North Carolinians who bought subsidized health insurance through the Affordable Care Act are paying $81 a month on average, according to federal insurance data issued Wednesday.
The U.S. Department of Health and Human Services data shows that North Carolina residents are paying $1 a month less than the national average.
Of the roughly 357,000 people in the state who bought health insurance through the federal marketplace, 91 percent qualified for subsidies.
The 32,130-plus North Carolina residents who didn’t qualify for federal aid, however, are paying more than the national average, the data shows. They are paying $381 a month, on average, whereas the national average monthly premium is $346.
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A number of factors affect health insurance costs, including regional cost of health care and competition among health insurers.
North Carolina has one dominant insurer, Blue Cross and Blue Shield, which sold subsidized policies in all 100 counties. Coventry Health Care of the Carolinas sold policies in 39 counties.
Blue Cross has filed proposed rate increases for 2015 with the N.C. Department of Insurance. But the amount of the increases won’t become public until the agency approves the rates in the fall.
According to an estimate published this month by economists at the Massachusetts Institute of Technology and Northwestern University, health insurance rates would have been about 11 percent lower in many states if all health insurers had sold subsidized insurance through the insurance marketplace.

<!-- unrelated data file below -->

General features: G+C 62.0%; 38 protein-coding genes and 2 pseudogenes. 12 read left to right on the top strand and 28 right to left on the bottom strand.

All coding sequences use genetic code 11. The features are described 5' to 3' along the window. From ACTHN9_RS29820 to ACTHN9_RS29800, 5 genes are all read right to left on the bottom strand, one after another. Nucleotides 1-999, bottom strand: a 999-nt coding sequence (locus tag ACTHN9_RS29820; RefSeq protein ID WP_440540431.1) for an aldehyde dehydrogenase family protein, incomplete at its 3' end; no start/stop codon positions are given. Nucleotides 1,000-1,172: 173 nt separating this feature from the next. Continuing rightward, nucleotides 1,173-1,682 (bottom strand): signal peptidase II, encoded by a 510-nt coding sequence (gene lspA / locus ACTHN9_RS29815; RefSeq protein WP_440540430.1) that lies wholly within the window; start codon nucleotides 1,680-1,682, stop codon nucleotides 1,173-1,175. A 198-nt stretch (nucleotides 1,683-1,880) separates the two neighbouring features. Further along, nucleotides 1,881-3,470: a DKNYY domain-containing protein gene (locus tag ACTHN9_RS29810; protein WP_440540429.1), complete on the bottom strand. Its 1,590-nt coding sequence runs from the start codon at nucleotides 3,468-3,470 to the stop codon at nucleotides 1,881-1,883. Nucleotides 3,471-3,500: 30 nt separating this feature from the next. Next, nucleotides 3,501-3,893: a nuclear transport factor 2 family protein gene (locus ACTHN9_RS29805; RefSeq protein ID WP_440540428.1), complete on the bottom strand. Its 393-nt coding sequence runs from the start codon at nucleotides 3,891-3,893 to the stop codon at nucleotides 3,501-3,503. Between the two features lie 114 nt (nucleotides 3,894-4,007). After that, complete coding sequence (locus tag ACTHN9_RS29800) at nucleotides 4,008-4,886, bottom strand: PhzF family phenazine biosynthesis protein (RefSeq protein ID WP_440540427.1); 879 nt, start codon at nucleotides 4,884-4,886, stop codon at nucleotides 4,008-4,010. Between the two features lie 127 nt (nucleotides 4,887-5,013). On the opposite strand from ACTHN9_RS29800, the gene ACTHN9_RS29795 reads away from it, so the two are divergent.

The Affordable Care Act requires most Americans to buy health insurance unless they fall below a certain income level or qualify for other exemptions. Since most are insured by their employer, Medicare or Medicaid, the law mostly affects people who buy individual insurance and those who were uninsured.
Under the law, failure to enroll carries a fine – $95 per uninsured person or 1 percent of household income in the first year – that will be taken out of tax returns.
The new law bars insurance companies from rejecting applicants with preexisting conditions, charging women more than men, or charging older applicants more than three times as much as younger applicants.